(a) The fixed period of employment was knowingly and voluntarily agreed upon by the parties without any force, duress, or improper pressure being brought to bear upon the employee and absent any other circumstances vitiating his consent; orAn examination of the contracts entered into by respondent reveals that her employment was clearly limited to a fixed period and did not go beyond such period. She, however, asserted that she is deemed a regular employee in view of the nature of her employment as an accountant, an activity that is necessary and desirable in the usual business or trade of the company. This notwithstanding, case law dictates that even if an employee is engaged to perform activities that are necessary or desirable in the usual trade or business of the employer, the same does not preclude the fixing of employment for a definite period.39 There is nothing essentially contradictory between a definite period of employment and the nature of the employee's duties. In St. Theresa's School of Novaliches Foundation v. NLRC,40 it was explained:
(b) It satisfactorily appears that the employer and the employee dealt with each other on more or less equal terms with no moral dominance exercised by the former or the latter.38
Article 280 [now, Article 294] of the Labor Code does not proscribe or prohibit an employment contract with a fixed period provided the same is entered into by the parties, without any force, duress or improper pressure being brought to bear upon the employee and absent any other circumstance vitiating consent. It does not necessarily follow that where the duties of the employee consist of activities usually necessary or desirable in the usual business of the employer, the parties are forbidden from agreeing on a period of time for the performance of such activities. There is thus nothing essentially contradictory between a definite period of employment and the nature of the employee's duties. (Emphases and underscoring supplied)In fact, the Court, in Brent, had already pronounced that the decisive determinant in fixed-term employment should not be the activities that the employee is called upon to perform, but the day certain agreed upon by the parties for the commencement and termination of their employment relationship.41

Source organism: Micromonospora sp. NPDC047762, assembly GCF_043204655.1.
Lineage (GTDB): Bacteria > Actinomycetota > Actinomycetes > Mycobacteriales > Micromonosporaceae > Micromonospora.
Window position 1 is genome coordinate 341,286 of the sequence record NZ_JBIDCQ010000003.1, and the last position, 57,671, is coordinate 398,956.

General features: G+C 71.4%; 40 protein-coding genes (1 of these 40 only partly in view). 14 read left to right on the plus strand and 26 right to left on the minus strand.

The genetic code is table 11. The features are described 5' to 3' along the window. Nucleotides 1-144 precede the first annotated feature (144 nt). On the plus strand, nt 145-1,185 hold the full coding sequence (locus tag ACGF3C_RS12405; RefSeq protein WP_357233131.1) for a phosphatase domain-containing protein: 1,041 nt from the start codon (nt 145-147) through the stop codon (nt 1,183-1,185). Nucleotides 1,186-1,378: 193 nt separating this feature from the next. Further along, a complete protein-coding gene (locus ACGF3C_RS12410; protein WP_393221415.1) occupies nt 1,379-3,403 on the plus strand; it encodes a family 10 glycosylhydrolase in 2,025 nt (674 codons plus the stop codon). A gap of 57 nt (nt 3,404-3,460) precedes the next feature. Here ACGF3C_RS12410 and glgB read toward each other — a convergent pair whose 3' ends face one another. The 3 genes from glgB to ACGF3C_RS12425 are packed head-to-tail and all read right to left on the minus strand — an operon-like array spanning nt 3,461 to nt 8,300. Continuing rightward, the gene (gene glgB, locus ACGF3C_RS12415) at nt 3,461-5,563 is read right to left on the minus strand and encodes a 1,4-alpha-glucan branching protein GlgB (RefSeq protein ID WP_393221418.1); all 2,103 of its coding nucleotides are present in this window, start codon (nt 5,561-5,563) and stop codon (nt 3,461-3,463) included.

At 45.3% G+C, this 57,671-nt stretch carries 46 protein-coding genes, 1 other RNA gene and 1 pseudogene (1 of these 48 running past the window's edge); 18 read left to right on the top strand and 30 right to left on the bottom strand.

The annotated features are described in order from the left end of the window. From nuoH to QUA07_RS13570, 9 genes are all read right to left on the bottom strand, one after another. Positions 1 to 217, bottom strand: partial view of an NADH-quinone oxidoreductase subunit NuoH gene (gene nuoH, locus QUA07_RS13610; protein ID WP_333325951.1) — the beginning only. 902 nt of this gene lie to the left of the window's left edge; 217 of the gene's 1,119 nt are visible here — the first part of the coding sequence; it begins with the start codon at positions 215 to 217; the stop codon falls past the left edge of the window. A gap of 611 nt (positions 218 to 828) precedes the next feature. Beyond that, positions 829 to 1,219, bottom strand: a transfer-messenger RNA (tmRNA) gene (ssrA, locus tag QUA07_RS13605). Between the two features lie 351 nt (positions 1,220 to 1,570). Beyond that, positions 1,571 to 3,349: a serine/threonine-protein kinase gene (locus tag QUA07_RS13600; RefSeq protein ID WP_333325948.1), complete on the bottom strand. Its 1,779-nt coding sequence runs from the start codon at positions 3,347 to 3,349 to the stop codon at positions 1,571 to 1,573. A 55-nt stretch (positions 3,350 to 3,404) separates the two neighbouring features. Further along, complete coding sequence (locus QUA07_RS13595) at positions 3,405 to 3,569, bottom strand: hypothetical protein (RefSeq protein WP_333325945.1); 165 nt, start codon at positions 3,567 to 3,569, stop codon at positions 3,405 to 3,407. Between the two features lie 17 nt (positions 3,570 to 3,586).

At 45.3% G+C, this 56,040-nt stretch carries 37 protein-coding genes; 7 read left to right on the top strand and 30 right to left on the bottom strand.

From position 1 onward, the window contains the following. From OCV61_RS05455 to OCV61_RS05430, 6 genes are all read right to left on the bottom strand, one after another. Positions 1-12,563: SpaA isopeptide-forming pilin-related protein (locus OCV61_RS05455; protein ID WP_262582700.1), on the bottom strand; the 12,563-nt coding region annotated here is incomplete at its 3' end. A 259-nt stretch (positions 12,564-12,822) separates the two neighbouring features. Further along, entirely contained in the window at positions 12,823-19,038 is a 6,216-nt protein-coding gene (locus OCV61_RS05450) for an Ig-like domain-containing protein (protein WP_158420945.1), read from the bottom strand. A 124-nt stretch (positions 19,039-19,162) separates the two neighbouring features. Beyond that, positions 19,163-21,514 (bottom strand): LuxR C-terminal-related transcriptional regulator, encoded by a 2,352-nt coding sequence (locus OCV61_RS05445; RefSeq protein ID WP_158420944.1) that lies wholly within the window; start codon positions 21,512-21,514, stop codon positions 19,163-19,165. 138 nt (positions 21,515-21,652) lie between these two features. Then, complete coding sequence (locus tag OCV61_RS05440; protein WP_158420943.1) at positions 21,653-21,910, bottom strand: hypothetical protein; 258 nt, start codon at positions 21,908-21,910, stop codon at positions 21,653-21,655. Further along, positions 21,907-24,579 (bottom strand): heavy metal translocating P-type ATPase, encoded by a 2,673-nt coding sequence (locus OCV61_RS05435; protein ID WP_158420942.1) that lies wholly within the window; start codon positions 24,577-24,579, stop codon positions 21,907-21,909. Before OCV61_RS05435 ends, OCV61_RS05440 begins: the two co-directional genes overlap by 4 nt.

Here, respondent undisputedly executed a first employment contract which clearly states on its face that it was for a fixed period of five (5) months beginning from January 21, 2008 to June 21, 2008. While it appears that the said contract was actually signed only on April 21, 2008, the fact remains that respondent was made well-aware of the fixed period undertaking from the time of her engagement on January 21, 2008. Otherwise, she would not have agreed to the contract's signing. Significantly, nothing on record shows that respondent's consent thereto was vitiated or that force, duress, or improper pressure was exerted on her, or that petitioner exercised moral dominance over her. The same holds true for the second fixed-term contract covering the period from June 22, 2008 until June 21, 2009 which she voluntarily signed on June 21, 2008.
In Labayog v. M.Y. San Biscuits, Inc.,42 the Court upheld the validity of the fixed-term employment contracts of the employees therein, noting that from the time they were hired, they were informed that their engagement was for a specific period, as respondent was in this case: